Wednesday, June 20, 2007

We are Siamese, if you please

We are Siamese, if you don't please.

Besides the body of work by Jiminy Cricket, those singing Siamese hold the special place of being my favorite Disney, bitches that they were.

I took some pictures of some Siamese today for a commission of sorts - it's a gift back for services received. She has two Siamese boys, the first with eyes so crossed it is pathetic. And cute in a perverse way.

(click to enlarge and see his crossed and vivid blue eyes)

How do you like those nails? His are blue and the other's pink. I don't think I'll paint them.

On the left below, the second has grayer eyes and is a little darker even if he is younger. His eyes are definitely crossed, but a little less so.

My client didn't expect the shy second cat to even come out, so she'd anticipated pictures and a portrait of just one cat. She said #2 was flirting with me, to use her phrase. This was the best picture I got of them together, but I wasn't quite satisfied.

After printing and fiddling, this is what I've compiled out of pieces and parts. I used the ear of #1 in the reference for the placement next to #2's body. How does it look to you? Proportional? Realistic?
Thanks for your input....
ETA: Here is another version. #2 in the back is bigger with a better angle. He's also a little lower. I like it better, although I need to extend the back farther to the right. Thanks for your input, Klynn. I want to make a grid and basically do a 1:1 translation of them. I've not done two on one page before, so I really want to get them placed correctly preliminarily. Besides that, once they're done and I get the lighting unified, it'll make a big difference in cohesion. The front has light from the rear and the back is from the right. I hope I can make that work better.

Line drawing

Values sketch (modified since)
It'll be cool having #2's ears with the sun shining through.

Here are more of them, the rest of the non-blurry ones.


#2 - he does have a more flat lion's nose

You can see #2's gray eyes. Both cats have some whites showing and both have a darker edge around them. #2 has larger, saucer eyes.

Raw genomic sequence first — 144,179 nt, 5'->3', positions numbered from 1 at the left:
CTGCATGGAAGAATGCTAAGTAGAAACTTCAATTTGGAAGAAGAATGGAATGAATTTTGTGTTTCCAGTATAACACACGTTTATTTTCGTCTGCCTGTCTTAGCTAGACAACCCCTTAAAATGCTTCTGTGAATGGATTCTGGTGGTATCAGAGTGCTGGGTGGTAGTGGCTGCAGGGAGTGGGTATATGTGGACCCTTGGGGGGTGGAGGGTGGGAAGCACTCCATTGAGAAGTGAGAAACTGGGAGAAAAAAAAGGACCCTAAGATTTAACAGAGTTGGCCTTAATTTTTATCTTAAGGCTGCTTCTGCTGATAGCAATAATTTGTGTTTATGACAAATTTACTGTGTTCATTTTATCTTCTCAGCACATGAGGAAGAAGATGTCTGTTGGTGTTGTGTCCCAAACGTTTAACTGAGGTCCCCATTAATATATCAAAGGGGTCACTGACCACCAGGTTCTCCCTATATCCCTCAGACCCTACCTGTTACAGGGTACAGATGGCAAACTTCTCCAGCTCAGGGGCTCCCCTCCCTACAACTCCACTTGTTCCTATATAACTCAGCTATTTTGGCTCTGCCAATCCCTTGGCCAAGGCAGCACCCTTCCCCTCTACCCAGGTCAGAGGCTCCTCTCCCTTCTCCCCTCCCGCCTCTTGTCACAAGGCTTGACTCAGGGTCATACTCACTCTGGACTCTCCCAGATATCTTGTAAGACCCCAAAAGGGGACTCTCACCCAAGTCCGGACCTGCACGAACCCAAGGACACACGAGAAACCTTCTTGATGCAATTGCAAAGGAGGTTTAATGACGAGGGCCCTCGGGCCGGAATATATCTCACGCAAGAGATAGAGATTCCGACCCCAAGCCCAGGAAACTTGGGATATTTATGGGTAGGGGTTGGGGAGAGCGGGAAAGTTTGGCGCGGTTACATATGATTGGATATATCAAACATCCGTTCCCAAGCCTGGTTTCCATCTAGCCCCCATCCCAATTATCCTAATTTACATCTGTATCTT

Klynn said...

Ok, so I'm no artist, but I do have an eye for size and proportion. I do draw (mostly straight, engineering-type lines) for a living, though. Heh, I'm not an artist, but I play one at work.

Anyway, here are my observations:

First (older) kitty looks a tiny bit big in relation to the second (young) kitty behind him in the composite photo. Also, after seeing the first two photos of the older kitty, the image of him in the composite photo doesn't show the extent that his eyes are crossed. That may be intentional, though. I wish you could have gotten a better shot of the second kitty, even though he's shy. The pose he's striking in the photo makes his snout look kinda smooshed. I have a feeling he's a beautiful kitty, and that might not have optimally captured his features.

All that said, it's just a photo guide for your artwork. You've seen the kitties in person, and may be able to adjust the proportions, and the expressions of the kitties to make a wonderful portrait. I'd love to see the finished piece. I'm sure it will be beautiful.

Cricket said...

I love condensing pictures and I didn't look at the picture well enough when I uploaded it. Looking at an 8.5x11 version, it's harder to see the back one is too small. Looking at the condensed composite, it is so obvious. Thanks for pointing it out. I actually have a larger one I rejected and will upload that scan and others.

Klynn said...

Oh, wow. Those line drawings are awesome. You really captured them, and the proportions are beautiful, now. Still waiting impaitently to see the finished product. Man I wish I had that much talent.

Cricket said...

Please don't be too iimpressed. I traced to get the drawings. It's a common thing to do.

I did an enlargement on my computer so it'd be bigger than 8.5x11. Got it up 15% to about 10.5x13.5, but it seems too big, so I'll do the smaller.

The next trick is transferring. You poke litle holes in the paper around the pencil lines, then work some pastel in the holes and then paint dot-to-dot. Or you make some carbon paper (apply pencil in side strokes to rub off lead - takes a long time) then trace the top through the carbon to the bottom.

Not sure which I'll do.